A Chinese trek from Israel to California Center for the Arts

By Leeshai Lemish

ESCONDIDO, California–What’s an Israeli doing in a Chinese show? I’m asked this almost as often as I’m asked, when checking in at the airport alongside a hundred Chinese dancers and musicians – “Are you part of this group?”

The answer to the latter question is: “No, and yes.” No, I can’t dance – let alone perform the gravity-defying tumbling techniques of classical Chinese dance. I can’t sing. Nor can I respectably play an instrument – Chinese or otherwise. But yes, I am with the group.

Somehow I’ve been bestowed with the fortune of having a nightly free ticket to an amazing show while traveling around the world for now three years. My wonderful job is among the world’s best-kept secrets – I’m an emcee with Shen Yun Performing Arts.

An affable Chinese lady and I briefly introduce each of Shen Yun’s short dance and music numbers to the audience in English and Chinese. We might provide a bit of background for a lively ethnic dance in which tableware are used as props, explain a Chinese legend about the first woman on the moon, or introduce a Chinese instrument played on two strings. Then we leave the real work to the actual artists, who do their jobs exceptionally well.

And this week we are performing in one of my favorite cities – San Diego (well, Escondido, to be precise). Beyond the obvious reasons for loving the area, San Diego is special to me because I have three generations of family here and it’s where I briefly played semi-pro baseball after serving in the Israeli army.

A few questions inevitably come up. The answers are: No, I didn’t grow up in China; I’m not married to a Chinese woman, and I have no Chinese blood – although I do eat a lot of Chinese food, speak Chinese, and am fascinated by Chinese culture.

To clarify, this interest in China is not an interest in skyscrapers, GDP, Olympics, tainted milk, or labor camp China, as we now know it. It’s an interest in Chinese traditions with their extreme depth and diversity- 5,000 years of civilization, much of it continuously documented through a consistent script, and artistic heritage that has amazingly survived to this day.

I say “amazingly,” because much of these traditions have been lost under China’s current authoritarian regime. During the Cultural Revolution and other Chinese Communist Party campaigns, books, ancient artifacts, and temples were destroyed; traditions that had been transmitted from one generation to the next were cut off after thousands of years. Millions were killed.

Outside mainland China, much more of the traditions has survived. A typical example is how seemingly endless Chinese art masterpieces now on display in Taipei’s National Palace Museum are still around only because they were smuggled to Taiwan by the Nationalists who fled there 60 years ago.

Indeed, the New York-based Shen Yun’s mission of breathing life into nearly lost traditions is one of the things I find most inspiring to watch about this undertaking. This is what unites Shen Yun’s choreographers and composers, along with a shared spiritual commitment, and the courage to depict anything on stage. That’s why those of you who will come to the show will also see scenes of, for example, Falun Dafa practitioners resisting persecution – a contemporary issue – portrayed beautifully through dance and the narrative of ancient Chinese traditions.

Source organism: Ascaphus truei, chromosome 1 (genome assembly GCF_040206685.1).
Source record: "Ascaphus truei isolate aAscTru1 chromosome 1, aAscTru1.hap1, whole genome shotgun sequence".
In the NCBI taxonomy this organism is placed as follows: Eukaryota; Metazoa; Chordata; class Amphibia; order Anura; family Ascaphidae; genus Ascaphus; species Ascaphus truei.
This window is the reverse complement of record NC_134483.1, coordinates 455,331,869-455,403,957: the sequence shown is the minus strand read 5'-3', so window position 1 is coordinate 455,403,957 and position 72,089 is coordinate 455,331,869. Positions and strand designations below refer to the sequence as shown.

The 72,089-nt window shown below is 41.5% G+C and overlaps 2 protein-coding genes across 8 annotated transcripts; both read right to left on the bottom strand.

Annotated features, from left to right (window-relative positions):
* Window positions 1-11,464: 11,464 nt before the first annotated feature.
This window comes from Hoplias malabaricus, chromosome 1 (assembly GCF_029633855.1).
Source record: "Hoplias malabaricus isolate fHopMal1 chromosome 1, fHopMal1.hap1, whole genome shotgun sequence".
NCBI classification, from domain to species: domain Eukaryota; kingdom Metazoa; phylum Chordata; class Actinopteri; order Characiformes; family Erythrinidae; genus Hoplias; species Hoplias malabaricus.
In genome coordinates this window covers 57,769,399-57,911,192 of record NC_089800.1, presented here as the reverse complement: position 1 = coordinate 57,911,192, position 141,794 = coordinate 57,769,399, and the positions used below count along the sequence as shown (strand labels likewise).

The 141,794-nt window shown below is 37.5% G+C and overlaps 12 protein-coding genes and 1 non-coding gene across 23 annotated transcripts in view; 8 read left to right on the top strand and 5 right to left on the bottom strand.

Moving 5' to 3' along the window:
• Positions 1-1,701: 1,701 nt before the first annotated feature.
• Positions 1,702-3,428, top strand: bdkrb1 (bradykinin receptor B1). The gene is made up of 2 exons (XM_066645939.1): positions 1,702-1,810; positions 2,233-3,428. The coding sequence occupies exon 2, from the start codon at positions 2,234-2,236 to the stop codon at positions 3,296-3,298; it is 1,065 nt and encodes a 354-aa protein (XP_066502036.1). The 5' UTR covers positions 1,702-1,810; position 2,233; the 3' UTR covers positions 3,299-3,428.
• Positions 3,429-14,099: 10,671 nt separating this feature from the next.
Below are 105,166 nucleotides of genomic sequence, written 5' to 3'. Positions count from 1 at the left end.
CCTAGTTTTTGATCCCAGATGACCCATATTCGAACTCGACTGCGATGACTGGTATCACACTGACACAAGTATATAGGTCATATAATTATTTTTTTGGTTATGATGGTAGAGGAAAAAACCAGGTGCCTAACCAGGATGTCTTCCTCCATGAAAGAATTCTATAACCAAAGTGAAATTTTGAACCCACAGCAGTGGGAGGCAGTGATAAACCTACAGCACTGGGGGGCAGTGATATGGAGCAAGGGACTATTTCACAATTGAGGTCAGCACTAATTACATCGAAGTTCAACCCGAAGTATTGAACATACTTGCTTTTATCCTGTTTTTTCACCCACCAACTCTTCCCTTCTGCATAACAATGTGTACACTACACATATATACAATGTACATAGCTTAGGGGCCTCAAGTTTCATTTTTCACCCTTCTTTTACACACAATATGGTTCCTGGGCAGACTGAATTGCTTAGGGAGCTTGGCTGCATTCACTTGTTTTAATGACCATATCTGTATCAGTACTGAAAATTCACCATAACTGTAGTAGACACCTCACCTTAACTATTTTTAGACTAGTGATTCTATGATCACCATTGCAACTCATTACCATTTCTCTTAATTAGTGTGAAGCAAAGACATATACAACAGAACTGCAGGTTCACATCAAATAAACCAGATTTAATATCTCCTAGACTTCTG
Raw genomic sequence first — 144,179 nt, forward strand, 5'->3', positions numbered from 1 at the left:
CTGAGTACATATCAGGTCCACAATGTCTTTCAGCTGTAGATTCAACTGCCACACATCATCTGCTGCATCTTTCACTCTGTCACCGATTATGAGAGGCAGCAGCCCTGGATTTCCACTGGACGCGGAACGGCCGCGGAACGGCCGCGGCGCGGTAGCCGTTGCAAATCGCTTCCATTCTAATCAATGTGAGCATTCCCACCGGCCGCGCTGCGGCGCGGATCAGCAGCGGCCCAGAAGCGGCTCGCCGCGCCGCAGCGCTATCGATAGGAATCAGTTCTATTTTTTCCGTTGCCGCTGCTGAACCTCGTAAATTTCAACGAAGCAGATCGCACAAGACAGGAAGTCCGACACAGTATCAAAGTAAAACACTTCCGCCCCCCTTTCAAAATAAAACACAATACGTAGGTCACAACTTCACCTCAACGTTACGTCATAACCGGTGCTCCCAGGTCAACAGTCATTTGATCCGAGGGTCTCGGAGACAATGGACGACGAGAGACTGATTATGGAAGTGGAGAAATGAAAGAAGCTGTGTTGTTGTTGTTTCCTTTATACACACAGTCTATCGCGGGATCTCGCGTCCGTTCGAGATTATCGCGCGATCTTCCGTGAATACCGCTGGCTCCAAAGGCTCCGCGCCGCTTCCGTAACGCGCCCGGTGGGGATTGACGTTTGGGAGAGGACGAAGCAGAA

During my time with Shen Yun, I continue to be impressed by the versatility and depth of classical Chinese dance. It is

its own comprehensive dance system, complete with its own set of systematized training, postures, and body rhythms that make it so unique. Many of the moves we’ve become used to seeing in gymnastics and acrobatics, in fact, actually originate from classical Chinese dance.Throw in hundreds of bright costumes, drums, a 3D-like projection, and a live orchestra that combines classical Western and Chinese instruments, and you start to get a feel for why, even as a non-Chinese, I enjoy this so much.

You could say my interest in China began in the Israeli army. As a rookie, I watched how one by one my seniors completed their mandatory terms and went trekking in India, Laos, and Cambodia. They returned for reserve duty with beards and long hair, and I was keen to hear my former officers tell stories of meditating on the Himalayan slopes.

This curiosity migrated from Yoga and India to China and its practices of tai chi, qigong, and Falun Dafa.

As a Pomona College freshman, I decided to take my writing in a new direction: the Chinese up-to-down to complement this left-to-right and the Hebrew right-to-left. In spite of the confusion, I fell in love with the Chinese language right away.

I was surprised to discover how supportive Chinese people generally are of others’ efforts to learn their language. A simple attempt at “ni hao” will get thumbs up from an elderly Chinese at an Asian supermarket, and a “xie xie” at the checkout counter will win a stream of endless compliments. We Israelis could learn a thing or two about encouraging those struggling with the equally challenging Hebrew.

As I wrapped up an Asian Studies degree at Pomona, a friend invited me to emcee a Chinese variety show in Los Angeles, and I later joined Shen Yun at its inception in 2006.
Nine years ago on a pitcher’s mound in Escondido I wouldn’t have imagined that the next time back I would be on stage. I’m discovering there’s a bit of chutzpah to how life’s journey unfolds.

Leeshai Lemish will be with Shen Yun Performing Arts at the California Center for the Arts Escondido tonight through Thursday.

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